As the weather starts to warm up, many of us think about installing pools and spas to help us cope with the heat. Here’s a few design tips to help you make the most out of your purchase.


Of paramount importance is safety. When we think about water safety, it’s vital that we don’t overlook the risks associated with accidental drowning. While the long term trend for accidental drowning has been in decline, according to the Australian Bureau of Statistics 42% of all drowning related deaths in children aged 1-14 years occurred in a swimming pool.

As the category name suggests, accidental drownings are entirely preventable, so we must be vigilant to ensure that we pay the same attention to safety design around the pool as to the pool itself. Also be aware that spas are subject to the same safety requirements as pools under the National Construction Code (NCC), and even if you don’t have children, your pool or spa must still comply with these requirements.

Safety design around pools does not mean you have to compromise aesthetics. There are a wide variety of pool barriers available on the market, ranging from economical metal tubular fencing to more expensive frameless glass screens. All pool fencing and gates must comply with Australian Standard AS1926.1, so speak to your architect, builder or pool installer regarding the available options.

If you carefully integrate the location of the pool with the design of your home and landscaping, it’s also possible to use structures such as boundary walls and retaining garden beds as pool barriers. Just remember that the barrier must be designed so that it can’t be climbed over, and can’t be located near other objects such as rocks or garden ornaments that might be used as a foothold. Have a look at the WA Building Commission website for more detailed information.

We should also pay attention to water and energy efficiency with our pools and spas. Water is becoming an increasingly scarce resource in many parts of WA, and that’s why it is mandatory for all pools to have a cover. Without one, a 40sqm pool in Perth will lose over 10,000 litres of water per month due to evaporation! (2) Again, there are a number of design options available that can be custom sized to follow the contours of your pool, and some can even be motorized and retractable so they are completely out of sight when the pool is being used.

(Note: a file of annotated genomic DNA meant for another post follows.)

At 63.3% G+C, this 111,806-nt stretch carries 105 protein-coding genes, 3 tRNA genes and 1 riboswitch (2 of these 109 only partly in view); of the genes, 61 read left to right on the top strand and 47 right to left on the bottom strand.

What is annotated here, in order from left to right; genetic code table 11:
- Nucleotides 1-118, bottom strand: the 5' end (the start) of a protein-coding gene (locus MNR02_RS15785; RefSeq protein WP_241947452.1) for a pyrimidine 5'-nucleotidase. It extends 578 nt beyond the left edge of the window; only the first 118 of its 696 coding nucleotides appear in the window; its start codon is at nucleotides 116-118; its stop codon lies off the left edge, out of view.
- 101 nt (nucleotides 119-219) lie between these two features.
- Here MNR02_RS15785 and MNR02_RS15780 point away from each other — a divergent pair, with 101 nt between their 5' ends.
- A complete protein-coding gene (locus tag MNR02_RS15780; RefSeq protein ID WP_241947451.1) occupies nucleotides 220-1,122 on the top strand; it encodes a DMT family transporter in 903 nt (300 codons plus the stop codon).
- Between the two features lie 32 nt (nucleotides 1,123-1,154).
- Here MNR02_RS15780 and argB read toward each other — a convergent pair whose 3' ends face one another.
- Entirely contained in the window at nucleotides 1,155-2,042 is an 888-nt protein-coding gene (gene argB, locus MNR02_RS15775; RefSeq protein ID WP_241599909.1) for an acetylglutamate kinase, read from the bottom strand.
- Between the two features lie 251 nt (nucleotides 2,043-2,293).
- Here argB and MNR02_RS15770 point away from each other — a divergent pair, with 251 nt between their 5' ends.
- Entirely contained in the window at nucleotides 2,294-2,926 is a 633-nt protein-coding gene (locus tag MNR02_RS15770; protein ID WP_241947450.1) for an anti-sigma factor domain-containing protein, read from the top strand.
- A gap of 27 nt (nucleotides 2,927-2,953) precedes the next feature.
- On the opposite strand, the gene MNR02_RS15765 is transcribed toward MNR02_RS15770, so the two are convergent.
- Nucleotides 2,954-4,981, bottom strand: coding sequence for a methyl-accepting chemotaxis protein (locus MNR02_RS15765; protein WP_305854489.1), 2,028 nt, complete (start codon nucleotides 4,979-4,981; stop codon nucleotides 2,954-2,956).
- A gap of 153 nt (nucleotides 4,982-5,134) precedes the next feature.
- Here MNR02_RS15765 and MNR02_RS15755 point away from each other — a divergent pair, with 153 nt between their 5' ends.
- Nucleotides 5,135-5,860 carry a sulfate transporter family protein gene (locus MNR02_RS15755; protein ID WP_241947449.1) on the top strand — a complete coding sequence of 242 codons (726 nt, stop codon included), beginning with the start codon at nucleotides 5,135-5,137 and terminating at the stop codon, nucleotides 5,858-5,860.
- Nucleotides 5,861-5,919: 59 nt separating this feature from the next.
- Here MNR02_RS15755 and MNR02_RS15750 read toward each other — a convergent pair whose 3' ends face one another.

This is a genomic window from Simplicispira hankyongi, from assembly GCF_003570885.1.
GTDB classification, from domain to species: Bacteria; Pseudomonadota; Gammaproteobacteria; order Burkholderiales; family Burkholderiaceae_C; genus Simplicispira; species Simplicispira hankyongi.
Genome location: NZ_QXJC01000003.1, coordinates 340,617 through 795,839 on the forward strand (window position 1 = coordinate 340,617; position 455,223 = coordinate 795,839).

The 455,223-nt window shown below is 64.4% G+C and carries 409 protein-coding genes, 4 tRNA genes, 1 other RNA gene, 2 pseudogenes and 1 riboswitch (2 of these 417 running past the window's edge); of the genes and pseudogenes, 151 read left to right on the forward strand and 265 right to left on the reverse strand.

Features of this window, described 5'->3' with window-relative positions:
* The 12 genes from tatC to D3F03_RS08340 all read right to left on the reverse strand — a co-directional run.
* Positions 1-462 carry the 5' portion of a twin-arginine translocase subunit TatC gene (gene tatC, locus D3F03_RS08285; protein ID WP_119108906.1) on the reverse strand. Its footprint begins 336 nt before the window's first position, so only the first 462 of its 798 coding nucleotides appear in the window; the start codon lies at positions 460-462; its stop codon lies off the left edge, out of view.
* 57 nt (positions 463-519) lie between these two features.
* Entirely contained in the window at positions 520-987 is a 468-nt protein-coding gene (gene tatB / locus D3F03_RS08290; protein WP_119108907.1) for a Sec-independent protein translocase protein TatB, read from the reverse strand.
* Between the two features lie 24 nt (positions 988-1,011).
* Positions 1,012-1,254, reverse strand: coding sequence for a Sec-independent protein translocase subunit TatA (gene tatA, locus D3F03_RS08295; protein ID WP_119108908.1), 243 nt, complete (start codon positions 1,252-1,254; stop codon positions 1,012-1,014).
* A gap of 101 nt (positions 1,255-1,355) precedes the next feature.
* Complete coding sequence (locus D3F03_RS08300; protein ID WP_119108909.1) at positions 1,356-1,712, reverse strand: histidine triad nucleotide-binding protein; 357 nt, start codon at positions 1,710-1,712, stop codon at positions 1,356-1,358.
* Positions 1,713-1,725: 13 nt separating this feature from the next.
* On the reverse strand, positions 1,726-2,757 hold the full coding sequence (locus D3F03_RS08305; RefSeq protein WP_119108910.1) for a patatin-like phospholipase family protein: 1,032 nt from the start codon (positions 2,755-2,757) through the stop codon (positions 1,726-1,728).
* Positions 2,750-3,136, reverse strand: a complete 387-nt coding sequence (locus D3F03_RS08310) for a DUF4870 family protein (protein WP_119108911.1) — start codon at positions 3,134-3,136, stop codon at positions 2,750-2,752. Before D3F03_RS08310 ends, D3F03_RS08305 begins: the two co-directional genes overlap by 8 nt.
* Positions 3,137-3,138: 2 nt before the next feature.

Pools can also use a lot of energy, mainly due to pumps. For example, a pool with pumps for a water feature and massage jets, operated for six hours could use as much as 30 units of electricity a day, which at today’s prices would be around $7.50 per day (3). That adds up to a lot of money, so it’s important when purchasing a pool to ensure that the pump and system design is as energy efficient as possible, and then to operate your pool so as to minimize your running costs. For example, if you are a SmartPower customer with Synergy, running pool pumps in off-peak periods can dramatically reduce your electricity bill.

With skilful design, pools can be used to help cool your home during the hot dry months of the year. By positioning large bodies of water adjacent to windows and openings that receive good cross ventilation, wind passing over the surface of the water will cool down as it enters the window, providing an evaporative cooling effect. This helps to reduce the need for air conditioning, and allows lots of fresh air into your home. Lap pools and shallow ponds are ideal shapes for this kind of design integration.

And for the more adventurous and affluent amongst us, integrating a pool into the roof of your home can also help to keep you more comfortable throughout the year, as well as being a bold design statement. Because like heavyweight construction materials such as clay brick and concrete, water can store a large amount of heat energy over an extended period, and then release this energy at a later time.

So when it’s hot outside, a roof pool acts as a buffer against heat gain, helping to keep the interior of your home cooler during the day. As the temperature drops at night, if the pool has an insulated cover, the heat stored in the water from during the day can then transfer back into your home to make it warmer at night. This kind of passive heating and cooling strategy works best when there is a significant difference between day and night-time temperatures.

As you can see, there are many considerations and options if you’re thinking about installing a pool or spa this summer. However, with careful design and planning, and by working closely with your architect, builder and pool installer, you can achieve amazing results that will maximize the enjoyment and benefit of your investment.

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